Tuesday, October 19, 2010

Nassim Taleb and the Nobel Committee

I just read this article, where Nassim Taleb, who seems to have taken on the mantle of the "anti-theorist" in finance, argues that the Nobel committee should be sued for giving the prize to Harry Markowitz, Bill Sharpe and Merton Miller.
http://www.bloomberg.com/news/2010-10-08/taleb-says-crisis-makes-nobel-panel-liable-for-legitimizing-economists.html
Taleb has written a few books, "Fooled by Randomness" and "The Black Swan", which have brought him acclaim and his warnings seem to have been borne out by the recent crises. (I have put down my thoughts about these books in an earlier blog post.) I think he badly misplays his hand by arguing that Markowitz, Sharpe and Miller are to blame for the excesses in financial markets. In fact, let's take each of their contributions to finance and put them to the test:

a. Let's start with Merton Miller, who was the oddest target of all. (Perhaps, the story got the name wrong and Taleb really blamed Bob Merton, not Merton Miller...) Miller and Modigliani argued that great firms acquire that status by taking good investments (that generate higher returns than it costs them to raise capital), and that finessing capital structure or messing with dividend or buyback policy adds little or no value at the margin. Since much of the advice and deal making in Wall Street is directed towards capital structure solutions (recaps, leveraged transactions) and dividend policy (buybacks, special dividends), it would seem to me that what corporate finance departments at investment banks do is in direct violation of what Miller would have propounded.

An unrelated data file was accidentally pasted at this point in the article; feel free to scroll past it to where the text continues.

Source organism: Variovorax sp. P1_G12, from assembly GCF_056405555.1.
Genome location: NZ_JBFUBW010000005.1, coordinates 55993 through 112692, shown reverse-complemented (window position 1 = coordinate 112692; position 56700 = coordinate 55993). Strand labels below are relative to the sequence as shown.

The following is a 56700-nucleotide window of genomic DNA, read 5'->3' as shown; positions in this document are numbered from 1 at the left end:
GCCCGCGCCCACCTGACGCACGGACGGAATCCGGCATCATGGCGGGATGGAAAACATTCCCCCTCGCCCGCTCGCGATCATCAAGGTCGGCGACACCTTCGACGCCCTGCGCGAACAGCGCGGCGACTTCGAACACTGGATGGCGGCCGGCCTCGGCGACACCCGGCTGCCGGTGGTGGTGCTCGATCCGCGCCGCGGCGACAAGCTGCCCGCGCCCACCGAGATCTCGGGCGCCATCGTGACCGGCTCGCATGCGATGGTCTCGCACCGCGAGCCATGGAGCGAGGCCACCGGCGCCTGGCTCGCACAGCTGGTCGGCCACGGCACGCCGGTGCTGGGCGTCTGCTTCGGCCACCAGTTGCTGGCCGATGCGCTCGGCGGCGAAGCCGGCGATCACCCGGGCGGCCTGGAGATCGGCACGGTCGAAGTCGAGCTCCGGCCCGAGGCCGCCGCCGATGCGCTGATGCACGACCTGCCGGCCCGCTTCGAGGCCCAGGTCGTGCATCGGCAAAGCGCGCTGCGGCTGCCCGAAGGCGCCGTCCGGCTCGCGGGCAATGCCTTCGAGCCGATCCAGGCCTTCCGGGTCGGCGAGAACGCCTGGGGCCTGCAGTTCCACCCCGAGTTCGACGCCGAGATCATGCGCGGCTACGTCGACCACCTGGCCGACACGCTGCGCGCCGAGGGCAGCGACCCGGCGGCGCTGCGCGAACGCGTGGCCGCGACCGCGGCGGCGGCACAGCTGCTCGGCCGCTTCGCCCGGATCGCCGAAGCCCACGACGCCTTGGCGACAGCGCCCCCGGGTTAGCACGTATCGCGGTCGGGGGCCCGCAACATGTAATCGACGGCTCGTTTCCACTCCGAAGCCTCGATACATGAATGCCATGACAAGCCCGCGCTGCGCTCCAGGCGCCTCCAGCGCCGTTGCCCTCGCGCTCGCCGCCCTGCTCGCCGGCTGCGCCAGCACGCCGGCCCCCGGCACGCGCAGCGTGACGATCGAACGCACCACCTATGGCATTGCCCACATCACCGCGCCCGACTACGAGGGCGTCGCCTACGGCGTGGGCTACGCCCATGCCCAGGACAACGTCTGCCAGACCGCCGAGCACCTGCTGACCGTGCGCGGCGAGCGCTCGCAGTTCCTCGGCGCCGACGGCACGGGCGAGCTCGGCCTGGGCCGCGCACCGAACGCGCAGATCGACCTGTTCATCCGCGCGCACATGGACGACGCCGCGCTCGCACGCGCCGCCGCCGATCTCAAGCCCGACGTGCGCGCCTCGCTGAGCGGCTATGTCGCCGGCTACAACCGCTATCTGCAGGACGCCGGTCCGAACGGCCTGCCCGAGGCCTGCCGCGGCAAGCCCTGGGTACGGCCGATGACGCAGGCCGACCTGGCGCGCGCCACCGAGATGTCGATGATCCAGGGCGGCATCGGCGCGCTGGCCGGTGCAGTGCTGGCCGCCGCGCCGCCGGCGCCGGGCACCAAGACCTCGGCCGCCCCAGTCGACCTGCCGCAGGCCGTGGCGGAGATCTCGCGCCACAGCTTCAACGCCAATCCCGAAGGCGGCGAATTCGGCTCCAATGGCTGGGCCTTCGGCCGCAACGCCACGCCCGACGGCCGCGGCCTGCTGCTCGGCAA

b. How about Markowitz? The singular contribution to finance that Markowitz made to finance was his recognition that the risk in the investment has to be measured as the risk it adds to a portfolio rather than the risk of it standing alone. In effect, his work is a statistical proof that diversification eliminates a significant portion of risk in investments. It is true that he worked in a simplified world where an investment's worth is measured on only two dimension - the expected return (which is good) and standard deviation (which is bad), but his conclusion that diversification reduces risk would hold with any of the distributions that Taleb claims are more realistic descriptions of investment behavior. The mean-variance framework has been critiqued and adapted from within and without the discipline for forty years, starting with Mandelbrot in the 1960s and continuing through to the behavioral economists today. Perhaps, you can indirectly critique the dependence on the normal distribution for the failure of risk management systems such as VaR, but that is na stretch.

c. Bill Sharpe is targeted for his role in the development of the CAPM. Let's face it. Betas and the CAPM have become the whipping boys for everything that goes wrong on Wall Street! That's right. It was beta that drove the creation of those mortgage backed securities. And those homeowners who were borrowing up to the hilt and buying houses they could not afford.. The fault lay in their "betas" and not in them...